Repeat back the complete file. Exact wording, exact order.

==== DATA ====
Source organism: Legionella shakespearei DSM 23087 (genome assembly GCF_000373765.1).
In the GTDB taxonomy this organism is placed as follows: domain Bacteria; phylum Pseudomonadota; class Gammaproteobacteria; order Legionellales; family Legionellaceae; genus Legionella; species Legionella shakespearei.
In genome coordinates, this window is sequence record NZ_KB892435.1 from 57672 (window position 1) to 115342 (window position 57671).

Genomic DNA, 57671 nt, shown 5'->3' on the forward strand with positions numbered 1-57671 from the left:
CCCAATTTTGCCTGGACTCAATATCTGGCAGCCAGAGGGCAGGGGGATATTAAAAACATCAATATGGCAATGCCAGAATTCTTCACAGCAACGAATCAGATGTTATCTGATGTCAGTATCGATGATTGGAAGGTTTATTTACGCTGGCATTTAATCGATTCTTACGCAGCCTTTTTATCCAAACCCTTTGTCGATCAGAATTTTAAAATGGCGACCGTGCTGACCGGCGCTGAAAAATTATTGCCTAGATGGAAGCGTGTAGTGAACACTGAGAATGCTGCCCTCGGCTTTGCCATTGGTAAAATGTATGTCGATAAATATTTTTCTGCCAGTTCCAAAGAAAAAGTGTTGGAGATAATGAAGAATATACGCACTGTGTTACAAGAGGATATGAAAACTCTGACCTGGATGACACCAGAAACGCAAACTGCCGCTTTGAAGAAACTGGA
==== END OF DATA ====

Source organism: Legionella shakespearei DSM 23087 (genome assembly GCF_000373765.1).
In the GTDB taxonomy this organism is placed as follows: domain Bacteria; phylum Pseudomonadota; class Gammaproteobacteria; order Legionellales; family Legionellaceae; genus Legionella; species Legionella shakespearei.
In genome coordinates, this window is sequence record NZ_KB892435.1 from 57672 (window position 1) to 115342 (window position 57671).

Genomic DNA, 57671 nt, shown 5'->3' on the forward strand with positions numbered 1-57671 from the left:
CCCAATTTTGCCTGGACTCAATATCTGGCAGCCAGAGGGCAGGGGGATATTAAAAACATCAATATGGCAATGCCAGAATTCTTCACAGCAACGAATCAGATGTTATCTGATGTCAGTATCGATGATTGGAAGGTTTATTTACGCTGGCATTTAATCGATTCTTACGCAGCCTTTTTATCCAAACCCTTTGTCGATCAGAATTTTAAAATGGCGACCGTGCTGACCGGCGCTGAAAAATTATTGCCTAGATGGAAGCGTGTAGTGAACACTGAGAATGCTGCCCTCGGCTTTGCCATTGGTAAAATGTATGTCGATAAATATTTTTCTGCCAGTTCCAAAGAAAAAGTGTTGGAGATAATGAAGAATATACGCACTGTGTTACAAGAGGATATGAAAACTCTGACCTGGATGACACCAGAAACGCAAACTGCCGCTTTGAAGAAACTGGA